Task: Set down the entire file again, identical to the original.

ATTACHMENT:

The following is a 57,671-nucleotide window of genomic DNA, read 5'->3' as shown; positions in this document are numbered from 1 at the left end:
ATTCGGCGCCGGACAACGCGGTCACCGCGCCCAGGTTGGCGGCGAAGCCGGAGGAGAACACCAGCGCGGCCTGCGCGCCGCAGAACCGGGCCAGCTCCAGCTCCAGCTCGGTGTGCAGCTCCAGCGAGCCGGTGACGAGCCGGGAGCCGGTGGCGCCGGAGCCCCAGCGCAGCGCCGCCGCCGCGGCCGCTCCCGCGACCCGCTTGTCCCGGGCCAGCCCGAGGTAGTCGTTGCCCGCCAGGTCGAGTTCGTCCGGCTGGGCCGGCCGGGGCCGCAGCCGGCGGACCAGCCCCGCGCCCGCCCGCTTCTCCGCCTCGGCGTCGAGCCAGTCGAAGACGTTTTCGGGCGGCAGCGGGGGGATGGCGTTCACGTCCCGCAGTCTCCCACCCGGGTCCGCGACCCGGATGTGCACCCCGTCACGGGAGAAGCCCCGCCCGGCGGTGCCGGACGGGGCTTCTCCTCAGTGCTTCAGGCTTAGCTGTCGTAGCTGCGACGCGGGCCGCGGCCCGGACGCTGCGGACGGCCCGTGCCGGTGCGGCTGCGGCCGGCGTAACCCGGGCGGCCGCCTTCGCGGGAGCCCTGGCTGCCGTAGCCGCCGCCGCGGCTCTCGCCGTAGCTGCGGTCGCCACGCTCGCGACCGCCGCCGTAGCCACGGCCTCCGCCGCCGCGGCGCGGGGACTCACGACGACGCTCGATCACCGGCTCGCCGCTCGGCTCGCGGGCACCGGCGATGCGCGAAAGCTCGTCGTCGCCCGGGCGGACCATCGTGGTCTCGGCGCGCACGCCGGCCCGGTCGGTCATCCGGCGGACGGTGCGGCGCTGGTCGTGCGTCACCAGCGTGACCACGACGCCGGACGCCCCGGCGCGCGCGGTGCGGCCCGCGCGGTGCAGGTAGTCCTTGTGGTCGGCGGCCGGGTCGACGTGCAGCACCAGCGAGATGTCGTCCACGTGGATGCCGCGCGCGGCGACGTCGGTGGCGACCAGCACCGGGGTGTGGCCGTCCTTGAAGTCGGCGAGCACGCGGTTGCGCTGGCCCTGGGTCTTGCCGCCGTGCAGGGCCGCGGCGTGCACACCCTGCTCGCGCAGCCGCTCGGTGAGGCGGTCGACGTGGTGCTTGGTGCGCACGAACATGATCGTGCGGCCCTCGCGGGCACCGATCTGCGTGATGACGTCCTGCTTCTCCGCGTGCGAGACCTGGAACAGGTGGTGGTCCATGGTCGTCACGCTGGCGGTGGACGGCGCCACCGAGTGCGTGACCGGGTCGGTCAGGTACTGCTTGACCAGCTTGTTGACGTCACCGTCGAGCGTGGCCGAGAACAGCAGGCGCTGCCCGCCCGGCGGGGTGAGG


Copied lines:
The following is a 57,671-nucleotide window of genomic DNA, read 5'->3' as shown; positions in this document are numbered from 1 at the left end:
ATTCGGCGCCGGACAACGCGGTCACCGCGCCCAGGTTGGCGGCGAAGCCGGAGGAGAACACCAGCGCGGCCTGCGCGCCGCAGAACCGGGCCAGCTCCAGCTCCAGCTCGGTGTGCAGCTCCAGCGAGCCGGTGACGAGCCGGGAGCCGGTGGCGCCGGAGCCCCAGCGCAGCGCCGCCGCCGCGGCCGCTCCCGCGACCCGCTTGTCCCGGGCCAGCCCGAGGTAGTCGTTGCCCGCCAGGTCGAGTTCGTCCGGCTGGGCCGGCCGGGGCCGCAGCCGGCGGACCAGCCCCGCGCCCGCCCGCTTCTCCGCCTCGGCGTCGAGCCAGTCGAAGACGTTTTCGGGCGGCAGCGGGGGGATGGCGTTCACGTCCCGCAGTCTCCCACCCGGGTCCGCGACCCGGATGTGCACCCCGTCACGGGAGAAGCCCCGCCCGGCGGTGCCGGACGGGGCTTCTCCTCAGTGCTTCAGGCTTAGCTGTCGTAGCTGCGACGCGGGCCGCGGCCCGGACGCTGCGGACGGCCCGTGCCGGTGCGGCTGCGGCCGGCGTAACCCGGGCGGCCGCCTTCGCGGGAGCCCTGGCTGCCGTAGCCGCCGCCGCGGCTCTCGCCGTAGCTGCGGTCGCCACGCTCGCGACCGCCGCCGTAGCCACGGCCTCCGCCGCCGCGGCGCGGGGACTCACGACGACGCTCGATCACCGGCTCGCCGCTCGGCTCGCGGGCACCGGCGATGCGCGAAAGCTCGTCGTCGCCCGGGCGGACCATCGTGGTCTCGGCGCGCACGCCGGCCCGGTCGGTCATCCGGCGGACGGTGCGGCGCTGGTCGTGCGTCACCAGCGTGACCACGACGCCGGACGCCCCGGCGCGCGCGGTGCGGCCCGCGCGGTGCAGGTAGTCCTTGTGGTCGGCGGCCGGGTCGACGTGCAGCACCAGCGAGATGTCGTCCACGTGGATGCCGCGCGCGGCGACGTCGGTGGCGACCAGCACCGGGGTGTGGCCGTCCTTGAAGTCGGCGAGCACGCGGTTGCGCTGGCCCTGGGTCTTGCCGCCGTGCAGGGCCGCGGCGTGCACACCCTGCTCGCGCAGCCGCTCGGTGAGGCGGTCGACGTGGTGCTTGGTGCGCACGAACATGATCGTGCGGCCCTCGCGGGCACCGATCTGCGTGATGACGTCCTGCTTCTCCGCGTGCGAGACCTGGAACAGGTGGTGGTCCATGGTCGTCACGCTGGCGGTGGACGGCGCCACCGAGTGCGTGACCGGGTCGGTCAGGTACTGCTTGACCAGCTTGTTGACGTCACCGTCGAGCGTGGCCGAGAACAGCAGGCGCTGCCCGCCCGGCGGGGTGAGG